SOASTA has held a unique position in the cloud community, allowing us to watch its evolution over the years. As one of only a few enterprise cloud applications, on any given day we may be looking for up to 10,000 cloud servers to simulate millions of virtual consumers for performance testing some of the world’s leading consumer web sites. With this in mind, we have had to be incredibly aware of the supply side of cloud computing. With this in mind, I’m happy to report that 2010 has been a very good year for cloud capacity growth (availability of cloud servers), as well as the elastic APIs required to access them.
Perspective: in 2009 there were only a couple of cloud data centers that offered infrastructure as a service and they were only in the US. For a company that regularly needed a few hundred cloud servers Amazon AWS was the only real supplier for us back then. But our business continued to grow, and naturally, in late 2009, we were very concerned that cloud capacity might not be able to keep up with us…. and everyone else.
As we come to the end of 2010, I’m very happy to report that indeed it has. Thanks to the continued growth of Amazon and the emergence of major players, such as Microsoft Azure, IBM and Rackcloud, as well as several regional players, cloud capacity has taken off in 2010. With CloudTest we can now provision thousands of cloud servers from more than (20) locations around the world, all in a matter of minutes. Amazon AWS has (4) major cloud centers in place today with several new ones planned in 2011. Microsoft dramatically changed the landscape in 2010 by adding (6) major cloud data centers. And watch out for IBM in 2011 as they add up to (10) new cloud data centers. The growth in cloud capacity in 2010 has been startling, even to us that have been watching closely. It’s a clear barometer that cloud computing is primed for takeoff in the Enterprise in 2011.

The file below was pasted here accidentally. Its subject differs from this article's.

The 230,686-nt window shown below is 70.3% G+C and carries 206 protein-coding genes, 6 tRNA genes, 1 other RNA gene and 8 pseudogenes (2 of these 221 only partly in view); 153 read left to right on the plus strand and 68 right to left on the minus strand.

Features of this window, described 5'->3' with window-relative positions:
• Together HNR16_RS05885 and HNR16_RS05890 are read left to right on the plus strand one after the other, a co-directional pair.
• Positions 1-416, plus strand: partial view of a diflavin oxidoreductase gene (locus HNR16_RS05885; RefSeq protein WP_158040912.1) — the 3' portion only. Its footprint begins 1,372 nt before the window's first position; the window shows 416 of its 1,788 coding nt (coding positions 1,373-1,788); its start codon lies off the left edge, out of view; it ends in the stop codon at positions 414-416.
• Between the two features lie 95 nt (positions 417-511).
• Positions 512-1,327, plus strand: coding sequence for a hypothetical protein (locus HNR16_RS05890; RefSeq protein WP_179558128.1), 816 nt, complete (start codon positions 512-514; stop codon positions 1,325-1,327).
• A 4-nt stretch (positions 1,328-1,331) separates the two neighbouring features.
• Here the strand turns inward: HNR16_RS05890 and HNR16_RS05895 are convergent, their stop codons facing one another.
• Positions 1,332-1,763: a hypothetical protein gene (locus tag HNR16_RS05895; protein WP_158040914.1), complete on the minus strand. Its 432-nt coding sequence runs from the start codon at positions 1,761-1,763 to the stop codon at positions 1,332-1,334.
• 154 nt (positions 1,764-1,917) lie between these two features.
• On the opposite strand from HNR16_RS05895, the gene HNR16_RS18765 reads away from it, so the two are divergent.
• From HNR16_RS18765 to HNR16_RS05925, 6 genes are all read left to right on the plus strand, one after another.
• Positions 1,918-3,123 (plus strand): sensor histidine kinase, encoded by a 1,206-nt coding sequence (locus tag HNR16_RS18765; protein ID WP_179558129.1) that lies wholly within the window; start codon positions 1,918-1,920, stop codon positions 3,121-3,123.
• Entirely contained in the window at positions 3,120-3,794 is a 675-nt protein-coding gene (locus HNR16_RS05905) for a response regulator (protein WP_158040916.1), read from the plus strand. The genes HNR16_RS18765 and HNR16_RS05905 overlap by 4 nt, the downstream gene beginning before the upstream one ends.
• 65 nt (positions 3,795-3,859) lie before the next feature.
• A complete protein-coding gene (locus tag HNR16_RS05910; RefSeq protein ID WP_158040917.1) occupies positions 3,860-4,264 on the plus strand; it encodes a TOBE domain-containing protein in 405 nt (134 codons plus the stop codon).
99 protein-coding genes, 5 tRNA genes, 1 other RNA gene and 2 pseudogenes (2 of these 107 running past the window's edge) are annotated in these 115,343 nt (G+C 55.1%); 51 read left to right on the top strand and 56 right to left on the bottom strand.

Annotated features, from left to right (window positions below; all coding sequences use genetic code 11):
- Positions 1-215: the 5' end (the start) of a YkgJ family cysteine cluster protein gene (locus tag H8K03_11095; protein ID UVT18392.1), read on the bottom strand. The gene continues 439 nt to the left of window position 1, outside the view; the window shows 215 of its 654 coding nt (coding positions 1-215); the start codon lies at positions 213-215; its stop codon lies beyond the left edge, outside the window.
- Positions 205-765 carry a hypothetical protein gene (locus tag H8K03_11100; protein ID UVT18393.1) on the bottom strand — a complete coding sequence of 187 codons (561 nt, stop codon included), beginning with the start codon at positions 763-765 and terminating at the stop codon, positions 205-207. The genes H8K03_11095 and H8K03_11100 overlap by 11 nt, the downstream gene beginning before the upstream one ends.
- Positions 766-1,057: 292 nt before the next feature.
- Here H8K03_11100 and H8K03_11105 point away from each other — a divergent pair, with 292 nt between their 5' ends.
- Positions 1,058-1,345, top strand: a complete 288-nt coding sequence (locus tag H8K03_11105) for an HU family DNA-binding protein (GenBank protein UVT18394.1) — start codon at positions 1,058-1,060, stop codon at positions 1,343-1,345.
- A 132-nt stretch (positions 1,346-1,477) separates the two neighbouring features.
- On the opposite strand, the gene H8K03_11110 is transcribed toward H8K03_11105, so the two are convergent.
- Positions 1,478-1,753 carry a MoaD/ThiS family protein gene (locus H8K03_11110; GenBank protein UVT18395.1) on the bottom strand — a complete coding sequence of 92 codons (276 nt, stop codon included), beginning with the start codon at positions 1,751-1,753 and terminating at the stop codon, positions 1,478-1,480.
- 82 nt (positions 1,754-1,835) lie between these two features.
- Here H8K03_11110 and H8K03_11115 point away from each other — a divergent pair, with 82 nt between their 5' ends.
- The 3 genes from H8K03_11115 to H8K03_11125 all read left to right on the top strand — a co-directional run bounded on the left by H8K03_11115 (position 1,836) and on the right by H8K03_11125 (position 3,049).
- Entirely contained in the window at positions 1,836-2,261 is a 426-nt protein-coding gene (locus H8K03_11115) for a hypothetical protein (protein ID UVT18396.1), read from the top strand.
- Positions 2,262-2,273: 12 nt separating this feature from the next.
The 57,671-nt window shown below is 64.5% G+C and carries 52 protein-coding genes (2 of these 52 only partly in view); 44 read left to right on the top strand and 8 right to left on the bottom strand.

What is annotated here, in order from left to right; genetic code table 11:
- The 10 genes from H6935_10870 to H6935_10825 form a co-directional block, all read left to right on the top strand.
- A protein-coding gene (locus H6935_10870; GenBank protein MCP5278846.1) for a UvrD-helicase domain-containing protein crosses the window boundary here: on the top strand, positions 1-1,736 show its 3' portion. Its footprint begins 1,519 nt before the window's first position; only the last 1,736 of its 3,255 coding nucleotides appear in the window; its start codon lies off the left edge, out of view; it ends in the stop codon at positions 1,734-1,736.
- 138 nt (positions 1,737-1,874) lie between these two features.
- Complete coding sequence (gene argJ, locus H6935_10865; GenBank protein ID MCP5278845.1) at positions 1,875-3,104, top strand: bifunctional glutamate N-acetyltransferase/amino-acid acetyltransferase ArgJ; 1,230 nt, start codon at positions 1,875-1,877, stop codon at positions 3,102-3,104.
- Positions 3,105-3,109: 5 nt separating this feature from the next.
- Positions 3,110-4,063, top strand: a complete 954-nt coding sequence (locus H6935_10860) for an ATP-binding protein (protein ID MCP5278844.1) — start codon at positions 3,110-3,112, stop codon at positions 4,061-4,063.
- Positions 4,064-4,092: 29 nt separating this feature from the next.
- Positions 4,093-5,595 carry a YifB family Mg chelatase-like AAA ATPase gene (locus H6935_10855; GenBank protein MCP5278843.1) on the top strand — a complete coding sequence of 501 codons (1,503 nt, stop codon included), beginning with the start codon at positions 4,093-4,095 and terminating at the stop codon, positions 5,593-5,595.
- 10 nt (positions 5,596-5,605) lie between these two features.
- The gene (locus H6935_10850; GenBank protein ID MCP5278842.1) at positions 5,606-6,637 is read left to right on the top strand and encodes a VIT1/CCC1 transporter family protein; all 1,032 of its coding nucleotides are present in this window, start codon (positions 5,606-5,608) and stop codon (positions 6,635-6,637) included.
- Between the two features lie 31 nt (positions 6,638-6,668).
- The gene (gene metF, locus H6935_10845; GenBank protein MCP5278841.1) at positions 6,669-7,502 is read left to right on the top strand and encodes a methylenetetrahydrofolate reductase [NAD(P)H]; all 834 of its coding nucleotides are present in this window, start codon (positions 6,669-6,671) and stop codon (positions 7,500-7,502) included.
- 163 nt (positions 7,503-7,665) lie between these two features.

About the Author
As CEO of SOASTA, Tom brings more than 30 years of experience building early stage software companies, leading two companies to successful IPOs. Tom is a regular speaker at both cloud and testing events, and has become a leading advocate in using the cloud to empower individuals and accelerate changes in how applications are built, tested and deployed. Most recently, Tom served as President and CEO of Kenamea. Prior to Kenamea, he was CEO of Dorado Corp., a financial services software provider. Previous to Dorado, he was EVP of Sagent Technology through its 1999 IPO, entrepreneur-in-residence at Crosspoint Venture Partners, and held executive positions at Digitalk Corp., Knowledgeware (KWI) and Encore Financial Services. Tom also serves on several boards in the Silicon Valley.